• Stella 2020

We asked Gov. Tim Walz why he gave up the gas tax. Here’s what he said.

By DAVE ORRICK | dorrick@pioneerpress.com | Pioneer Press | via TwinCities.com

Minnesota Governor Tim Walz, left, looks at Senate Majority Leader Paul Gazelka, right, as he talks about the agreement they and Speaker of the House Melissa Hortman, not pictured, came to on the next two-year budge during a press conference in the Governors Office at the State Capitol Building on Sunday on Sunday, May 19, 2019. (John Autey / Pioneer Press)

Ever since he announced his candidacy, Minnesota Gov. Tim Walz has been pushing for an increase to the state’s gasoline tax to pay for transportation improvements.

And then he gave it up — for now, at least.

On Sunday after weeks of negotiations, Walz, a Democrat, announced a broad two-year budget agreement with House Speaker Melissa Hortman, DFL-Brooklyn Park, and Republican Senate Majority Leader Paul Gazelka, R-Nisswa.

It did not include a gas tax.

On Monday, the Pioneer Press asked Walz why he gave up the gas tax hike, which he had initially proposed as a 20-cent increase over several years, with inflationary increases continuing after that.

Walz said he wouldn’t discuss details of the behind-the-scenes budget negotiations, but here’s some of what he did say.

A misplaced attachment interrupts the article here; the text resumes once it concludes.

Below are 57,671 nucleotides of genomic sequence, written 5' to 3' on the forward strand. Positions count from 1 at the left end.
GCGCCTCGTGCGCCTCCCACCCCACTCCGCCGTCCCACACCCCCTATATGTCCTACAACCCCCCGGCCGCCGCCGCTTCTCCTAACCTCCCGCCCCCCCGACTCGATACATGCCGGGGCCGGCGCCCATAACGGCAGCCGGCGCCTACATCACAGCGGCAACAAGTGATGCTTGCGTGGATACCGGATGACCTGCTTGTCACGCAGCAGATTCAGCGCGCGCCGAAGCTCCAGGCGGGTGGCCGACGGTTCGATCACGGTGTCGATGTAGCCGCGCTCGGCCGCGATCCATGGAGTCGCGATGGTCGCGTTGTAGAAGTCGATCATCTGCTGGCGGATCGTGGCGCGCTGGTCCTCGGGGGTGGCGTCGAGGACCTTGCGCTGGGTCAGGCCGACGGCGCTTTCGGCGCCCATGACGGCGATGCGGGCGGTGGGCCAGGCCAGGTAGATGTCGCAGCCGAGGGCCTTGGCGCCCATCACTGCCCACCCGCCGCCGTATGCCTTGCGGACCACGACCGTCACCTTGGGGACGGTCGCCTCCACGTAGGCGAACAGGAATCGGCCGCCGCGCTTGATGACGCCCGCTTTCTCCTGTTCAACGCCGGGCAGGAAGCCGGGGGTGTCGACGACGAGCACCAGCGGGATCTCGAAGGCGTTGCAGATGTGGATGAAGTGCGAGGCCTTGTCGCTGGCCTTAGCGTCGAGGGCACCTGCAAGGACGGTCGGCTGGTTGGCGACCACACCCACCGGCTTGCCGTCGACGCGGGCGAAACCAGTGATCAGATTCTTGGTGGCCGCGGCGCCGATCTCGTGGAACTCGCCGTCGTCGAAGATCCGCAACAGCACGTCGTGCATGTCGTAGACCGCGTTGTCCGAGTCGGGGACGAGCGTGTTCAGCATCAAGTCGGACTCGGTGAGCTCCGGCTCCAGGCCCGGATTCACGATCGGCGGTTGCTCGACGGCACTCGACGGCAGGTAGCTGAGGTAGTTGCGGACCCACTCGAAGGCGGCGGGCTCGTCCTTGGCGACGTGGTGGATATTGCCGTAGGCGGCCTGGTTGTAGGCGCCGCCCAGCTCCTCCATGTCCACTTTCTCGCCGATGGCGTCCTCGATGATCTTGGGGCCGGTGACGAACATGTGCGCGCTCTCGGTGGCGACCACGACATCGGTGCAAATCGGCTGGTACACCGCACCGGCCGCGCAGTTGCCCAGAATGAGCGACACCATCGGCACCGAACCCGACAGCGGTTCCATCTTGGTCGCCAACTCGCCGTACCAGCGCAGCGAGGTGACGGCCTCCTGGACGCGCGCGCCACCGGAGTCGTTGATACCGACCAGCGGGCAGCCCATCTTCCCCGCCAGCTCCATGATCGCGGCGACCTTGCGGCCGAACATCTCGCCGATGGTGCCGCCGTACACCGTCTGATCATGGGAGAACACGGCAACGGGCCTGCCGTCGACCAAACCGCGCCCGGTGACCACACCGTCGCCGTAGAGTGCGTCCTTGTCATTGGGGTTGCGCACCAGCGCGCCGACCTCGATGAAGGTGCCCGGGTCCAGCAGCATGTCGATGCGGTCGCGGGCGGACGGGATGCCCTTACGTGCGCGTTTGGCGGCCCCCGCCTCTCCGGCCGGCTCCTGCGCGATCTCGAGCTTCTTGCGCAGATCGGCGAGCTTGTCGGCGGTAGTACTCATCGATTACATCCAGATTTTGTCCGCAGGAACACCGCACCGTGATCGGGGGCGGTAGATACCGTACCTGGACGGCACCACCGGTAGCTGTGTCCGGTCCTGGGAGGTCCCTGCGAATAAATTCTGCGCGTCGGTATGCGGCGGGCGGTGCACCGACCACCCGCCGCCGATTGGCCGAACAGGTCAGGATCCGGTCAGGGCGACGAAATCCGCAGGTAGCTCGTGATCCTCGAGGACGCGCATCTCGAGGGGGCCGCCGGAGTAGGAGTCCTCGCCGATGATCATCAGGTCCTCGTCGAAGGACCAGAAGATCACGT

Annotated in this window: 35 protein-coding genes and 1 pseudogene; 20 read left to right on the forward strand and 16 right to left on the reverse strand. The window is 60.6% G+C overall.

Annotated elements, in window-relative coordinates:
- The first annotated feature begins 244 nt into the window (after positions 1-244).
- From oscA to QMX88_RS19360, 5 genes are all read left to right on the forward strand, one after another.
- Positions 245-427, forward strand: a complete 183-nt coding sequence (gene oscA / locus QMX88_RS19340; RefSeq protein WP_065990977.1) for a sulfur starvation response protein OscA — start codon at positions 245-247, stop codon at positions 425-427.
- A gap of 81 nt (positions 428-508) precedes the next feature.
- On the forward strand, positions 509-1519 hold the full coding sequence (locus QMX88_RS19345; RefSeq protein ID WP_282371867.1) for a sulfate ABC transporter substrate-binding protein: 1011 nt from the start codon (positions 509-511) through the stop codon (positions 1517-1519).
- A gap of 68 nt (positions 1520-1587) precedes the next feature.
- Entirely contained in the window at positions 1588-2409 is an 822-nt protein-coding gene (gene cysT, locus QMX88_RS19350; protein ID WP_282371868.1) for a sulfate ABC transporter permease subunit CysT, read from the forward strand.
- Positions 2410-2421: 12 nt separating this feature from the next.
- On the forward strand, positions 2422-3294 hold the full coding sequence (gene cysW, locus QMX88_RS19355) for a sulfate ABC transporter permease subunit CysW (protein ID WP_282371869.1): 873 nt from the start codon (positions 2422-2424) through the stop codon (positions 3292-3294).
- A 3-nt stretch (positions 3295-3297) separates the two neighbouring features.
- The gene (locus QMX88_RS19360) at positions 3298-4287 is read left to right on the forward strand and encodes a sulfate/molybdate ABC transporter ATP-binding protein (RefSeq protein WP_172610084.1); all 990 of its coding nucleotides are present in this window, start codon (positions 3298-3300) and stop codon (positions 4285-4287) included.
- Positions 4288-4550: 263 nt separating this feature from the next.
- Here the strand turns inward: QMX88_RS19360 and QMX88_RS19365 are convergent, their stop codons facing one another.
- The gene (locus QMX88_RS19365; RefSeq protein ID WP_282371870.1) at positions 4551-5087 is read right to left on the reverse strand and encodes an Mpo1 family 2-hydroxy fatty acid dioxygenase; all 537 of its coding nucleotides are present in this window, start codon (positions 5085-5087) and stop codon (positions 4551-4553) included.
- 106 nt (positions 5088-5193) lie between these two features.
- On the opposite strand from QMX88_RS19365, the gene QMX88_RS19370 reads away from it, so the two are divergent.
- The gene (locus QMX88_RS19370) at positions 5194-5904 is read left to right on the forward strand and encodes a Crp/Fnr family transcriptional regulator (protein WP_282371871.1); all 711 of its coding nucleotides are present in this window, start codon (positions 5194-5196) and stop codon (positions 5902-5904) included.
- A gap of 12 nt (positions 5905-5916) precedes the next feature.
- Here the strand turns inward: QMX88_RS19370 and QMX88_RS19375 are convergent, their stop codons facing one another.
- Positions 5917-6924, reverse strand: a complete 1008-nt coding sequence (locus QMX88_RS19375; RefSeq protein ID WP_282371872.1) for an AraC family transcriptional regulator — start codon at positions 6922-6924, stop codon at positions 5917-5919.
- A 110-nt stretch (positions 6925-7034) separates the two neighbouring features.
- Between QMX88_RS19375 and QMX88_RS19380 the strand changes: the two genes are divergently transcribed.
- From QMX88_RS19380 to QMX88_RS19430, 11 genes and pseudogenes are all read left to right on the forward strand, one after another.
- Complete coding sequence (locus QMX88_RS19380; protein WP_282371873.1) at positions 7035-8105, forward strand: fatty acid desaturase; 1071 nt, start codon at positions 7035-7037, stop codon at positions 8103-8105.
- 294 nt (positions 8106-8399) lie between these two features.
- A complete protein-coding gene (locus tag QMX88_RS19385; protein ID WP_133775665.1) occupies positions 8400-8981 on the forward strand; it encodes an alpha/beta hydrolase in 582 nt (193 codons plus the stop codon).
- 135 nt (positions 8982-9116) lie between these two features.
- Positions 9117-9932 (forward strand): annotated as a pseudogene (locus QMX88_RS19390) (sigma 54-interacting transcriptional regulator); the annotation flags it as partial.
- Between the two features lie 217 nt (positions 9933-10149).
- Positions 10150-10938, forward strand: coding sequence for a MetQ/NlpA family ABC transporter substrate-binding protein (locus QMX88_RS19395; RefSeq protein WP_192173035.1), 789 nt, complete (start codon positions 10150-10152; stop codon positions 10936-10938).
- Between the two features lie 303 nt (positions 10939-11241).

Walz implied the gas tax wasn’t his highest priority and acknowledged that Senate Republicans were steadfast in their opposition.

“I had a broad agenda for a Minnesota to say where we’re going,” he said, noting that he was able to gain agreements from Republicans on Democratic-supported education and health care taxing and spending plans.

“We have not ever disputed the need on transportation, but I think how you pay for it became the issue,” he said, adding later: “At some point in time, each side is going to determine simply where their line is.”


Walz seemed to suggest that he could take another swing at the gas tax next year, describing the debate as “a conversation that can go on another day.”

He also said that public sentiments over for a gas tax hike would be a major factor in any future discussion of it.

“It was pretty obvious here that this was not something that Republicans wanted to talk a lot about,” he said. “I think that will start to bubble up from constituents. … This isn’t a game where I win or lose. My job is to make things better for Minnesota, and if that simply wasn’t something that people wanted to do, then I’m open.”

Ryan Faircloth contributed to this report.